By John R. Levine, Margaret Levine Young, Douglas Muder and Alison Barrows.
November 2002, 1100 pages, US$39.99.
Windows XP is the latest version of Windows, and Windows XP Home Edition is the version that's
intended for use in homes and small offices.
It's an update of both Windows ME (Microsoft's home version of Windows)
and Windows 2000 (the corporate version),
with many improvements on both, and it comes loaded
on most new IBM-compatible PCs.
Our mammoth book includes
an enormous range of topics, from configuring your desktop to
getting on line to configuring your web browser to setting up LANs and
Internet connections to coercing ancient DOS applications to run.
Every page offers the benefits of our hand-to-hand combat with Windows XP,
so you can get going and up to speed fast. This book also covers Service Pack 1 (SP1),
the downloadable collection of bug-fixes and upgrades that Microsoft released in
September 2002, and which comes pre-installed on new Windows XP computers.
What's the big deal about Windows XP Home Edition?
- Microsoft has talked for years about making a version of Windows that combines
the stability and power of Windows NT and 2000 with the ease-of-use
and compatibility of Windows 98 and ME.
It has lots of new features:
- The "Luna" interface, with an uncluttered desktop and two-column Start menu.
- Windows Media Player 8 is Microsoft's latest audio and video player, and
Windows Movie Maker helps you create videos and slide shows, including voice-overs.
- Internet Explorer 6.0, the improved version of Microsoft's popular Web browser, and Outlook Express 6.0, their e-mail program
- Windows Messenger, a new instant messaging and chat program (like AOL Instant Messenger or ICQ)
- User accounts, so that each person who uses the computer can customize the PC and have a private place to store files. With fast User Switching, one person can remain logged in while another person uses the PC.
- Internet Connection Firewall, which protects your computer from Internet hackers.
- Photo printing and Web publishing are built in, along with CD burning (if you have a CD-R or CD-RW drive).
- Web folders, for uploading and downloading files using Windows Explorer.
- Remote Assistance, which enables you to ask a friend, coworker, or a support professional to take over your computer via the Internet and fix a software problem.
- Compressed Folders, which enable you to see and change the contents of ZIP files in Windows Explorer.
Table of Contents
Introduction: What's New in Windows XP Home Edition
Part I: Working in Windows XP
Chapter 1: Running Windows and Application Programs
Chapter 2: Troubleshooting Windows and Application Programs
Chapter 3: Installing and Uninstalling Programs
Chapter 4: Running DOS Programs and Commands
Chapter 5: Copying, Moving, and Sharing Information Between Programs
Chapter 6: Sharing Your Computer with Family Members and Officemates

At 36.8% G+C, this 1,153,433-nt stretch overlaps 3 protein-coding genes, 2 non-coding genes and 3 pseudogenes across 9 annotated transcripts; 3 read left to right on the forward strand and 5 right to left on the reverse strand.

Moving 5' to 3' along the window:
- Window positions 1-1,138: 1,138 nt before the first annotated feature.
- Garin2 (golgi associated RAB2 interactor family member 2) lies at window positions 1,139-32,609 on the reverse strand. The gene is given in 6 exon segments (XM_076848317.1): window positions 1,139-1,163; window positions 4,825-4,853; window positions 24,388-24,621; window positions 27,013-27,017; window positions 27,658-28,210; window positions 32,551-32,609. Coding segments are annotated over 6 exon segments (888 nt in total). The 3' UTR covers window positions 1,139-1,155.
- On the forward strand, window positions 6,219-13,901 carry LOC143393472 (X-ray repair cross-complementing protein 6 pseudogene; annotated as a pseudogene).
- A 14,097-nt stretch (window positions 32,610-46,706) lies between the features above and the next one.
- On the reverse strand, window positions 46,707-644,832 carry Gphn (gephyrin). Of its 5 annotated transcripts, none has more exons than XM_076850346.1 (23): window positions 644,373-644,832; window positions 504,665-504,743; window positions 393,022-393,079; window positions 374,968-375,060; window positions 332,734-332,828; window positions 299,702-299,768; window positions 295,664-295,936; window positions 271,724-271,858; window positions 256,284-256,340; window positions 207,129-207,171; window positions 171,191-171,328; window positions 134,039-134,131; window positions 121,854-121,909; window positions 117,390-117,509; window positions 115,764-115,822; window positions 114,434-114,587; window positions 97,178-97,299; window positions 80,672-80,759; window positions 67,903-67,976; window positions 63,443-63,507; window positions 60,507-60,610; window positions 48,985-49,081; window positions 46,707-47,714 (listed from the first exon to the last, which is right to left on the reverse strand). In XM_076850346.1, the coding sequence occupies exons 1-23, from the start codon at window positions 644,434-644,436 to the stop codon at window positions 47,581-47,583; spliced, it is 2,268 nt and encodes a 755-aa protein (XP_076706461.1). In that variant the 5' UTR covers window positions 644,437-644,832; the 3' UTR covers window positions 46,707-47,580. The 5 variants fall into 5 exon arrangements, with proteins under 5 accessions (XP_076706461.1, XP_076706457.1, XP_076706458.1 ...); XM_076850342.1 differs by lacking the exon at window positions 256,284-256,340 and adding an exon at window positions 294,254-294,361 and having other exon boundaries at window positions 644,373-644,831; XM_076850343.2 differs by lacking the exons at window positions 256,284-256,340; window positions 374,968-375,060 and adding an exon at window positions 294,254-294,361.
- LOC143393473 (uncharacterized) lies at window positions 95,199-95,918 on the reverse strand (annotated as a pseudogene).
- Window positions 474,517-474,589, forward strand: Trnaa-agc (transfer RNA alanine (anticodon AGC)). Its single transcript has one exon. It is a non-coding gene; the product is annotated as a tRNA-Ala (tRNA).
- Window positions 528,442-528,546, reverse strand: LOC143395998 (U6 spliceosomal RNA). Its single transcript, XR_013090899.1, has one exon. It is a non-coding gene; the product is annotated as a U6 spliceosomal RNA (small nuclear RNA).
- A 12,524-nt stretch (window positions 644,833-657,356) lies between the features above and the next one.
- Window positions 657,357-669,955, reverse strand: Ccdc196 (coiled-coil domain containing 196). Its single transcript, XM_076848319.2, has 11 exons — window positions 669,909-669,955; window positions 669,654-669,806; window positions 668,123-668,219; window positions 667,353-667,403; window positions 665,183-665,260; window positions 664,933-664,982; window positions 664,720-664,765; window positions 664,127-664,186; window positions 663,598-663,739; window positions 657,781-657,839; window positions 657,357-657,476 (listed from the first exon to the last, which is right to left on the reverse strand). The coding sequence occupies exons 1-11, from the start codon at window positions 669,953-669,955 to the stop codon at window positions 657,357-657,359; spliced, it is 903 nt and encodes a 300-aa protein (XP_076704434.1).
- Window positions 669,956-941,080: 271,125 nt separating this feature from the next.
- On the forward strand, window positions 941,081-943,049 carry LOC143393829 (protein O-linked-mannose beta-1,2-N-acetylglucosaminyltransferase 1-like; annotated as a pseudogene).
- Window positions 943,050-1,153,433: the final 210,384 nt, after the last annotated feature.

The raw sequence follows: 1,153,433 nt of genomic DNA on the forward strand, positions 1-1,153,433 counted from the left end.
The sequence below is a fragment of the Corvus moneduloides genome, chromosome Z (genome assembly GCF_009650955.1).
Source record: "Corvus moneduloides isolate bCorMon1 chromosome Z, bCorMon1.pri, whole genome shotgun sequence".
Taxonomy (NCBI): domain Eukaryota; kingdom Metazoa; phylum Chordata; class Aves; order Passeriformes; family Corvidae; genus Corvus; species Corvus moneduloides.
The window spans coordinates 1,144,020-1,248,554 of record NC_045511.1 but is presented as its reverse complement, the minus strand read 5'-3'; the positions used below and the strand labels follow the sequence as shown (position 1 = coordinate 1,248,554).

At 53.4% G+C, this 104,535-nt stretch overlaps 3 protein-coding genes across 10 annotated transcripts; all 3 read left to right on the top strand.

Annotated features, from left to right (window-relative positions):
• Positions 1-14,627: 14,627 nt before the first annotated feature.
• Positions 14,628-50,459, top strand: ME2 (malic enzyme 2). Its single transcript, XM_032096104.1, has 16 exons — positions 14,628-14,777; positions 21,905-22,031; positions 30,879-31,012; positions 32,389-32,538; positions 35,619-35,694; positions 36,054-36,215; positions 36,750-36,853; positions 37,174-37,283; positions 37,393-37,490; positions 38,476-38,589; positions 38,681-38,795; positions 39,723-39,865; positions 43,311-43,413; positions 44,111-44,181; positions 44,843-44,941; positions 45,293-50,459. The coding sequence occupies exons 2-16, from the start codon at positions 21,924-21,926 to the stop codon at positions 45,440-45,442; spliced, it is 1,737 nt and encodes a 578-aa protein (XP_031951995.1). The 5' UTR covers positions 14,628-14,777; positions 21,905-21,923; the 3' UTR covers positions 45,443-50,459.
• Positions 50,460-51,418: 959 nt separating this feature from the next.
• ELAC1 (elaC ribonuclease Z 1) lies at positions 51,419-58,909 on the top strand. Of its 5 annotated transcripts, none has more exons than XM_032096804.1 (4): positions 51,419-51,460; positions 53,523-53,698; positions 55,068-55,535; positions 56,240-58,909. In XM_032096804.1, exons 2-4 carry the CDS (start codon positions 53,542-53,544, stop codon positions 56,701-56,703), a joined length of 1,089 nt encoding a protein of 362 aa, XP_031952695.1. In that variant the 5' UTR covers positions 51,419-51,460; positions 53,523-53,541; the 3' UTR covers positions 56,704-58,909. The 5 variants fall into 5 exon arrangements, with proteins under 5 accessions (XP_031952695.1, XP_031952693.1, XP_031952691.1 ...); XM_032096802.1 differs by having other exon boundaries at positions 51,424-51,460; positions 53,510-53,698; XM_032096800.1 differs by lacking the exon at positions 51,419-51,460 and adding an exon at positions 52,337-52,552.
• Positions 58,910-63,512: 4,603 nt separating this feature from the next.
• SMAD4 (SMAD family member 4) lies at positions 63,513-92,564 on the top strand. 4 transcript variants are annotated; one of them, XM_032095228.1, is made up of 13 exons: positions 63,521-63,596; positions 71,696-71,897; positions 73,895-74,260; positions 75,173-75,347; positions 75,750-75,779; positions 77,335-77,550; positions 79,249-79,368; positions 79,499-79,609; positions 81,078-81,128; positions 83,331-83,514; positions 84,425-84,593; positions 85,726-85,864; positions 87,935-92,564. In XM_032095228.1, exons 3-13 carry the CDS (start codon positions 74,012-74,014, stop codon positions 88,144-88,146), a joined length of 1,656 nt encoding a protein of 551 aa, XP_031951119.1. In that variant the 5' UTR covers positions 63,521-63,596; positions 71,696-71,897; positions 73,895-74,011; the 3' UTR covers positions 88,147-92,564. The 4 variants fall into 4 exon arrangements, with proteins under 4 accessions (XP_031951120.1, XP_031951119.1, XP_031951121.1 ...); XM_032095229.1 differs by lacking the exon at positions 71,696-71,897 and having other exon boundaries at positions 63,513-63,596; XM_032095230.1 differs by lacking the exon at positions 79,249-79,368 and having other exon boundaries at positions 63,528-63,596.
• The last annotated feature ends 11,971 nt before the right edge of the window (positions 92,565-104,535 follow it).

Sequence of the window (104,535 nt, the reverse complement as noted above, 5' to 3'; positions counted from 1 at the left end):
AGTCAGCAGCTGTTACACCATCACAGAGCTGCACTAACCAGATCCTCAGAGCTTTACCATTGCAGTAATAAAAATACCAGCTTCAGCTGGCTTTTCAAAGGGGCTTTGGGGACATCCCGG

Part II: Keeping Track of Your Files
Chapter 7: Using and Customizing Windows Explorer
Chapter 8: File Attributes, Searching for Files, and Burning CDs
Chapter 9: Backing Up Files with the Backup Utility
Part III: Configuring Windows for Your Computer
Chapter 10: Setting Up Your Start Menu and Taskbar
Chapter 11: Setting Up Your Desktop
Chapter 12: Keyboards, Mice, and Game Controllers
Chapter 13: Adding and Removing Hardware
Chapter 14: Printing and Faxing
Chapter 15: Running Windows XP Home on Laptops
Chapter 16: Accessibility Options
Part IV: Working with Text, Numbers, Pictures, Sound, and Video
Chapter 17: Working with Text and Numbers
Chapter 18: Working with Pictures
Chapter 19: Working with Sound
Chapter 20: Working with Video
Part V: Windows XP on the Internet
Chapter 21: Configuring Windows to Work with Your Modem
Chapter 22: Connecting to the Internet
Chapter 23: E-Mail and Newsgroups Using Outlook Express
Chapter 24: Web Browsing with Internet Explorer
Chapter 25: Online Conferencing with Windows Messenger
Chapter 26: Using Other Internet Programs with Windows XP
Part VI: Home and Office Networking with Windows XP Home
Chapter 27: Designing a Local Area Network for Your Home or Office
Chapter 28: Networking without LANs: Direct, Dial-up, Wireless, and VPN Connections
Chapter 29: Adding Your Computer to Your LAN
Chapter 30: Sharing Drives and Printers on a LAN
Chapter 31: Connecting Your LAN to the Internet
Chapter 32: Network, Internet, and Web Security
Part VII: Windows and Disk Housekeeping
Chapter 33: Formatting and Partitioning Disks
Chapter 34: Checking, Defragmenting, and Cleaning Up Your disk
Chapter 35: Tuning Windows XP for Best Performance
Chapter 36: Windows Update, Remote Assistance, and Other Windows XP Resources
Part VIII: Behind the Scenes: Windows XP Internals
Chapter 37: Windows XP Configuration Files
Chapter 38: Displaying and Editing the Windows Registry
Appendix: Installing or Upgrading to Windows XP